I apologize for the grainy quality of this photo, and if you aren’t blinded by the red terrycloth shorts on the super stylish far right circa 1983, you’ll note a beautiful young woman in pink. This is my cousin, Michelle, who passed away from pediatric leukemia maybe a year or two after this picture was taken. Also featured in this photo is my brother Greg, the short one in front, and my two Rhode Island cousins, Paul and Brian. Michelle lived in Florida with her mom, my Aunt Rosie, but she was extra special to me as she was the only “girl cousin” on my mom’s side of the family. Besides grandparents, she was also the first person in my life to die before she was supposed to.
This weekend, our dear friend Matt, along with countless others, will cycle across Massachusetts raising awareness and funding for research to find a cure for cancer. His wife, Michelle, also a scientist, has her name actually patented on specific drugs now used to fight the battle. Matt rides in honor of his mom, Lynn, who is a cancer survivor. While I’m not riding for the cure, I’m using this opportunity to write for one. Matt truly appreciates everyone’s support and is particularly grateful to his wife for her endless contributions in his efforts for this ride, in addition to his hand cycling friend, Geoff, who tackles training rides with him. Please consider making a donation to Matt’s personal profile for the PMC this weekend. You can find the link at http://profile.pmc.org/MN0107.
And even though I was a little girl still in many ways when we got the phone call that Michelle had passed away, the moment is frozen in history as the first time I had seen my dad cry. I grew up and Michelle did not; but as I passed through certain milestones in adolescence like getting my license and going to the prom and heading to college, I brought her with me wondering what she would be like had she been given the chance to grow up too. And so when I wrote my realistic fiction novel, I named my first character Michelle and made her powerful and dynamic just like the Michelle from my childhood, who often wore punked out purple wigs during her chemo treatments when all of her hair would fall out. I also created another character who would battle the same horrific disease Michelle had battled from age 6 when first diagnosed until the day she passed away.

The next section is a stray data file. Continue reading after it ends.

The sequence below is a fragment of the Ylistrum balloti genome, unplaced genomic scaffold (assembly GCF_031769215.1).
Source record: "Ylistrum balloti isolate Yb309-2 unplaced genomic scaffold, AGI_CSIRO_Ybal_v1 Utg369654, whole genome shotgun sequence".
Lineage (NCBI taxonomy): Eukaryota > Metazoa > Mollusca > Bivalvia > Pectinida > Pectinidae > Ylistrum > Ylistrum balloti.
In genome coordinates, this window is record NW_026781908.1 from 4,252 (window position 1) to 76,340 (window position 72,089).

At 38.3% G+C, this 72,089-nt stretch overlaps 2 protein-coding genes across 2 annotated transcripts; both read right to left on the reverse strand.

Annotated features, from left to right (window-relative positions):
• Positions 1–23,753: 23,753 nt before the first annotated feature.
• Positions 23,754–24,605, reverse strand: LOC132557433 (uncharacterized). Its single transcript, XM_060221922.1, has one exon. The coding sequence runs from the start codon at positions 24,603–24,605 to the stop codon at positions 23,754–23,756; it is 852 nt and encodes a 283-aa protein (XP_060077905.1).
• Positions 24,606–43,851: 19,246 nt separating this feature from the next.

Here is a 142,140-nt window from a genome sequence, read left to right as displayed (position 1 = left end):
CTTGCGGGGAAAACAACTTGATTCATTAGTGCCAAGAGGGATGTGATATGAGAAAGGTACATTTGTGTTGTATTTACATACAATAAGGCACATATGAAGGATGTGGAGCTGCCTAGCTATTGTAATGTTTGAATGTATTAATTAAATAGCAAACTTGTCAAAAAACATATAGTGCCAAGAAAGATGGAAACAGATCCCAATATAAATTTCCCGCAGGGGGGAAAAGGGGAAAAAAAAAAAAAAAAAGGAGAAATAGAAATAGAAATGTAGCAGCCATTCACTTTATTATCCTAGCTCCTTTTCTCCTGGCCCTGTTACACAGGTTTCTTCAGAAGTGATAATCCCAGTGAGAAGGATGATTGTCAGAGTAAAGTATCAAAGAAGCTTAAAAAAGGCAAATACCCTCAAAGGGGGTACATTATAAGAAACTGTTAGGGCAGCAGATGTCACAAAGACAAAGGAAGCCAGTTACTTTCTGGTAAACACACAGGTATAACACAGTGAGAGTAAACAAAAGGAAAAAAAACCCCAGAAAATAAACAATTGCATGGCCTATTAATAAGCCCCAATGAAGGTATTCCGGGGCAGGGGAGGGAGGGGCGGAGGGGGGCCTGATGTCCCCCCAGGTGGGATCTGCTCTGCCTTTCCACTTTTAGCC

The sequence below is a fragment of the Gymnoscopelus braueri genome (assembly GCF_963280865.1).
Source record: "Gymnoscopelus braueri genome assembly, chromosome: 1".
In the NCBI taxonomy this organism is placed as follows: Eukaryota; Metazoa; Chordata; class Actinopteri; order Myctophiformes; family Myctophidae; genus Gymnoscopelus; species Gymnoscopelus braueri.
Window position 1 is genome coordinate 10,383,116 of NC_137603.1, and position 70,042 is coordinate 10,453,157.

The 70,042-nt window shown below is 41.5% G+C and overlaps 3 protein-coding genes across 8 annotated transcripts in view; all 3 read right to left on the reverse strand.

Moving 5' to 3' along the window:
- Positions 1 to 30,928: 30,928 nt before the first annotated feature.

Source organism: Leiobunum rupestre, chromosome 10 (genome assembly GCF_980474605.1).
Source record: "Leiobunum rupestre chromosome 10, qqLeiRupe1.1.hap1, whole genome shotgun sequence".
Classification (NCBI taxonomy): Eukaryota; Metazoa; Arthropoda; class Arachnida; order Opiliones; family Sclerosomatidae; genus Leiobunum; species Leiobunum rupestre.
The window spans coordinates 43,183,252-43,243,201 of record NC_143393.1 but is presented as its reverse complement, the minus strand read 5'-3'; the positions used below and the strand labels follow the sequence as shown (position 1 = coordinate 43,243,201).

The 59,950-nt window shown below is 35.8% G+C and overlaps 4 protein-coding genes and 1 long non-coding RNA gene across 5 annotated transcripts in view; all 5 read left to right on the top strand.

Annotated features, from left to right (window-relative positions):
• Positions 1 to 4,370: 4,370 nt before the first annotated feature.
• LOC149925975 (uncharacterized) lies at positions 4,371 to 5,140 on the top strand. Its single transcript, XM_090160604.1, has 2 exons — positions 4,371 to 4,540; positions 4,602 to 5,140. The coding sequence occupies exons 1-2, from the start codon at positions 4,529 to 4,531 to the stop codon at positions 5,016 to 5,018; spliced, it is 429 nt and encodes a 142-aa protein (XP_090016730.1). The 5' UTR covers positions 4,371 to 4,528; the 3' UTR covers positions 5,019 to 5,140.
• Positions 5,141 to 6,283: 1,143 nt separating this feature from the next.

Cancer. Everyone has a story about lost ones, and survivors, and everything in between. My best friend, Jessie, spent yesterday with her family sprinkling some of her dad’s ashes in his favorite places and burying the rest almost a year after his death from colon cancer. The end of August will be three years since our friend Maxey passed away, leaving three teenagers to grow up without their mother. Dr. Bob, a mentor and friend to my husband and one of the original founders of New England Disabled Sports, died four years ago to cancer. The list truly does go on forever, and I’m leaving out so many loved ones, but there is hope for those battling the disease today, and for those waiting to be diagnosed by doctors this afternoon or tomorrow or next week. There is hope because there are people like Matt and Rina and Mike and Dan and Bruce and Karen and Hannah and Todd and thousands of others, who spend innumerable hours training and fundraising for this 192 mile long trek from Sturbridge to Provincetown. There are other great walks and runs and rides like Pelotonia in Ohio our friend Jon is riding in this weekend to raise research funds for the Ohio State University. Together, these events and rides build community, bridge fundraising efforts, and, mostly, to conquer cancer.
Thank you, cyclists, for doing what you do. May the wind be at your back tomorrow and Sunday. Ride strong. My cousin Michelle may not have been given the chance to grow up, but thousands of others will because of the important work happening today and tomorrow and the days ahead.
Again, Matt’s link is http://profile.pmc.org/MN0107.